PEN America Blog
As an interpreter I’m a bit of a stage mother, pushing the writer or director for whom I’m interpreting to jump into the conversation (Forza! Dai! Sfondi! I whisper). The authors I translate are like house-guests. I don’t let them sleep with me: they get the sofa bed.
After all, our prime minister has been complaining about this so-called art for a long time. Art is beautiful and esthetic, it’s pleasant to the eye and ear, it moves the human spirit. But in the name of so-called art, things are created that are ugly, coarse, dangerous and provocative, making people brood, promoting terrorism.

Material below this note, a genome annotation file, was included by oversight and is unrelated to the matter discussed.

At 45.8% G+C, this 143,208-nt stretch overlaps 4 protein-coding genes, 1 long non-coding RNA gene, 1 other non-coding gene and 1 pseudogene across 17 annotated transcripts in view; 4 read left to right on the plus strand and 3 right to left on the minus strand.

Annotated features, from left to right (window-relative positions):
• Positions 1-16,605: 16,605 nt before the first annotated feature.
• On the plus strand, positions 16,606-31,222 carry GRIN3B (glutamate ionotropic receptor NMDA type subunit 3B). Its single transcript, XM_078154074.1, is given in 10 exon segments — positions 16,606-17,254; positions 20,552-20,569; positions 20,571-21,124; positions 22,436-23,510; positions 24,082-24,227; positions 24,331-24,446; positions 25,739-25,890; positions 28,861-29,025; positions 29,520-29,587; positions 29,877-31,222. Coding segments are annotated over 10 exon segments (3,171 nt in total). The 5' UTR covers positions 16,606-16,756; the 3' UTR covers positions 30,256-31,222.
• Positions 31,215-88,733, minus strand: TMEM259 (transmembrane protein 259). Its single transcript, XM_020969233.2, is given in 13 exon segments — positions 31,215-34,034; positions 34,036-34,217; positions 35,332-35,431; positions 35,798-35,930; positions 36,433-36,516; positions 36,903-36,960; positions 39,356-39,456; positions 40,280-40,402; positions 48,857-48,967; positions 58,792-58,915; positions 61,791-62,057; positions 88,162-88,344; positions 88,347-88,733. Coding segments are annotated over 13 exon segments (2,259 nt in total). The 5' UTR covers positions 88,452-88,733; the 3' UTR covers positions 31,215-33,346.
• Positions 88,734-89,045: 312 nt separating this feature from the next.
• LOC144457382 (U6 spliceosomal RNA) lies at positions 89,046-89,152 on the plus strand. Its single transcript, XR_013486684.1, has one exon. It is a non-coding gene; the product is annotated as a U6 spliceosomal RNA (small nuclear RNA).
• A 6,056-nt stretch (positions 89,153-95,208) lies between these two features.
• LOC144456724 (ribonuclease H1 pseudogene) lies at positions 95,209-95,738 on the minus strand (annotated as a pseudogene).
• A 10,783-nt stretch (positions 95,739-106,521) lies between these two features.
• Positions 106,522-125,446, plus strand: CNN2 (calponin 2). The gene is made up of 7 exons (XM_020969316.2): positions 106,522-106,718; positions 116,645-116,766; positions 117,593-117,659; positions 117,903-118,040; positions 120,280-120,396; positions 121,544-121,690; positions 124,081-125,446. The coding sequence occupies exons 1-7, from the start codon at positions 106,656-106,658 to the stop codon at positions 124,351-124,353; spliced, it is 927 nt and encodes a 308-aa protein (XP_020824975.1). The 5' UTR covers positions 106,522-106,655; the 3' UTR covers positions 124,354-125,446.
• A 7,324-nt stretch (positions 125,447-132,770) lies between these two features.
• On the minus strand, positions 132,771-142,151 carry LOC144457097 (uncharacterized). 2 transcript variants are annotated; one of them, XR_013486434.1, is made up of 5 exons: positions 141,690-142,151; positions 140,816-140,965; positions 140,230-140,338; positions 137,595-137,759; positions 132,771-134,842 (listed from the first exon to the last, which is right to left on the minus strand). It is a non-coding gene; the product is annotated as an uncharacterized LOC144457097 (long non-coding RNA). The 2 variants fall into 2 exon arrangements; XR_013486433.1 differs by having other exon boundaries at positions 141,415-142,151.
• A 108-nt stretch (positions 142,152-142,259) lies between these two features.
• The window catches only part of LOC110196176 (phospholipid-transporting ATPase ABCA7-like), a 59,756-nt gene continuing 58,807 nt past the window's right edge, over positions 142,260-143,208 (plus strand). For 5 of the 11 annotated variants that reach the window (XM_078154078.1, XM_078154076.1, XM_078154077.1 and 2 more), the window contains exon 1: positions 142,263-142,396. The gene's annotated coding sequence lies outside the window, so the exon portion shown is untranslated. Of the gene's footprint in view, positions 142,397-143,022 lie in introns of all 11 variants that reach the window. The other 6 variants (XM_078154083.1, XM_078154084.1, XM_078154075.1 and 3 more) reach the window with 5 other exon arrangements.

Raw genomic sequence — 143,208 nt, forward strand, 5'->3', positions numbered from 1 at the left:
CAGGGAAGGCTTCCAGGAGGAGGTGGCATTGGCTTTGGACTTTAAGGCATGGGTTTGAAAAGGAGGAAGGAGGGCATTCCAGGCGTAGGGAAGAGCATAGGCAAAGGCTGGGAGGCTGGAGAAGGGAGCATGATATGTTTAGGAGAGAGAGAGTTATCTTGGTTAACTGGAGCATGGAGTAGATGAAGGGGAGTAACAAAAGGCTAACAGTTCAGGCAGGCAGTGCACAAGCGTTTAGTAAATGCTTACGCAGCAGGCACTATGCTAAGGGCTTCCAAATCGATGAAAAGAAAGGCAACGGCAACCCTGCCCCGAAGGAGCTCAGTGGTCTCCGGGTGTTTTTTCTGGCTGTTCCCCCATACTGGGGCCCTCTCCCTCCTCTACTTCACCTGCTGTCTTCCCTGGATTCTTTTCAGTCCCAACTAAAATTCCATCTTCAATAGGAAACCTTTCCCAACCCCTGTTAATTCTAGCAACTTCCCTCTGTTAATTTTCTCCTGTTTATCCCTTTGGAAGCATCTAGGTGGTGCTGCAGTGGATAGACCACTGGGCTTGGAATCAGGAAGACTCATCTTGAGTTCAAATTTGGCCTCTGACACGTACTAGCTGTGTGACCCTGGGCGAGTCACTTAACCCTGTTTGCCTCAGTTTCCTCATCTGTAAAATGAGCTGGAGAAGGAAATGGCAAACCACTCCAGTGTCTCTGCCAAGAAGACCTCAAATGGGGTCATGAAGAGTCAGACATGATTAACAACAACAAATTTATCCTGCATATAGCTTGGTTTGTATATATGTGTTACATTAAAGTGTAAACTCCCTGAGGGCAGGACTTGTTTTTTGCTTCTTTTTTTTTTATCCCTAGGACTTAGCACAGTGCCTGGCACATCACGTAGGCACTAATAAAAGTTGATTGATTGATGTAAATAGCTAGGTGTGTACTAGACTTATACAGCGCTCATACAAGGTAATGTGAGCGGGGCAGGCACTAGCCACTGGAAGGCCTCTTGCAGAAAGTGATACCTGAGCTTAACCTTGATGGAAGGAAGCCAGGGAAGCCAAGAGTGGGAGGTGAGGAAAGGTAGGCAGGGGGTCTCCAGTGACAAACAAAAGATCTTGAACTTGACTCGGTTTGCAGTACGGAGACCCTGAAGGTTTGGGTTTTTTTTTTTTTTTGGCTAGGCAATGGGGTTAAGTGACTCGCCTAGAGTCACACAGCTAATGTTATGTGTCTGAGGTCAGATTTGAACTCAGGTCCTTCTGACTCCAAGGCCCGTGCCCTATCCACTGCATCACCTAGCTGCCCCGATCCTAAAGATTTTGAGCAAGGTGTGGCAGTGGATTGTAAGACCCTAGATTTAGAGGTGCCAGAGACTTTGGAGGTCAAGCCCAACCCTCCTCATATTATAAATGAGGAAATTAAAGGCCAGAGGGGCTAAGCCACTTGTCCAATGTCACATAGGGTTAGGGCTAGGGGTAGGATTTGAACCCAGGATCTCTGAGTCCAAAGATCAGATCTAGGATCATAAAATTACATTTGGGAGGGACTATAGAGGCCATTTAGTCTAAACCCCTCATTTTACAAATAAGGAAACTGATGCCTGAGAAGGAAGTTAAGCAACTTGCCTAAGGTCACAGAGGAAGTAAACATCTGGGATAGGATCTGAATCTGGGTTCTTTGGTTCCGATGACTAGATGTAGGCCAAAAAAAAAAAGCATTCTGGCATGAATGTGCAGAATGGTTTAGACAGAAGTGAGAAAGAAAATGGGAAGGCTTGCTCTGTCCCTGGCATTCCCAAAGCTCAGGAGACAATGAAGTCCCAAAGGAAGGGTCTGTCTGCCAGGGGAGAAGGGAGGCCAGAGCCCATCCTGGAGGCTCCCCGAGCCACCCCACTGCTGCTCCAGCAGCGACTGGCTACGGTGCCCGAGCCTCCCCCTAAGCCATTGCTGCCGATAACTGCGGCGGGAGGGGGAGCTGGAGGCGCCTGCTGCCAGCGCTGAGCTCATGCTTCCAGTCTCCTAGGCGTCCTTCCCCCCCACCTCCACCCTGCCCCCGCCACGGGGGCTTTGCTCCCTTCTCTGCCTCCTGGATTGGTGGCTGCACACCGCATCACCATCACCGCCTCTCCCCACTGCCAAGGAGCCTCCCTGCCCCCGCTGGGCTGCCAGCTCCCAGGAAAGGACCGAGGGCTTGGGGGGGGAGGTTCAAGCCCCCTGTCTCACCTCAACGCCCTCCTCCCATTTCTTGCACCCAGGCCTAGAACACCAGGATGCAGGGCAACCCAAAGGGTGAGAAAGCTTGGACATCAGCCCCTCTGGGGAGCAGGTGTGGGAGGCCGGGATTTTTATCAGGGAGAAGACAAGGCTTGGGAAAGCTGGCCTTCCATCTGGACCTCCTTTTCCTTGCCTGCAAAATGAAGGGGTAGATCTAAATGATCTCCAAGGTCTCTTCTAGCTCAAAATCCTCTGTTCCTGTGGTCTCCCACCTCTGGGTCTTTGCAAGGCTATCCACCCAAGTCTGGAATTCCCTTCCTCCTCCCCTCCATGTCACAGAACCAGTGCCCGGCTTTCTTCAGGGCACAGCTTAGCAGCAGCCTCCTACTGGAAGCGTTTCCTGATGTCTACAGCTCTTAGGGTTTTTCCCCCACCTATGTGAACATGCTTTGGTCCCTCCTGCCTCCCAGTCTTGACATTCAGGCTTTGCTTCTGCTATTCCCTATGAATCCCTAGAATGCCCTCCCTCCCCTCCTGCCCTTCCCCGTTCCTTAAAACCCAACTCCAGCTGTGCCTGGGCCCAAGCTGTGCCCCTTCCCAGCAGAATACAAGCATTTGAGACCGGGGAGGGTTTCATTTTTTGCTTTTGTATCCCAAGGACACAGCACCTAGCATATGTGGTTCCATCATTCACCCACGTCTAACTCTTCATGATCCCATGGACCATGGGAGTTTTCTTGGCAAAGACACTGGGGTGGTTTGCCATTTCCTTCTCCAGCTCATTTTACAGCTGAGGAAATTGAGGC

A writer like Nadine Gordimer is rare. She was one of those great ones who challenged the human faculty for reading because her writing never conformed to the norms of the practice but rather was constantly reaching forwards into realms of possibilities.
No torsos, no chests, no bellies, just eyes that gazed at her, craved her, carved her into something unnatural, something ugly and immortal. Mailin chased this version of herself in the mirrors. The body always deformed, resembling not a peach, but a stalk - inedible and tough.
Time isn’t kind to objects like an “Employee of the Month” award or an “In honor of your service” plaque, which are objects meaningful to only one specific person in one specific place or time.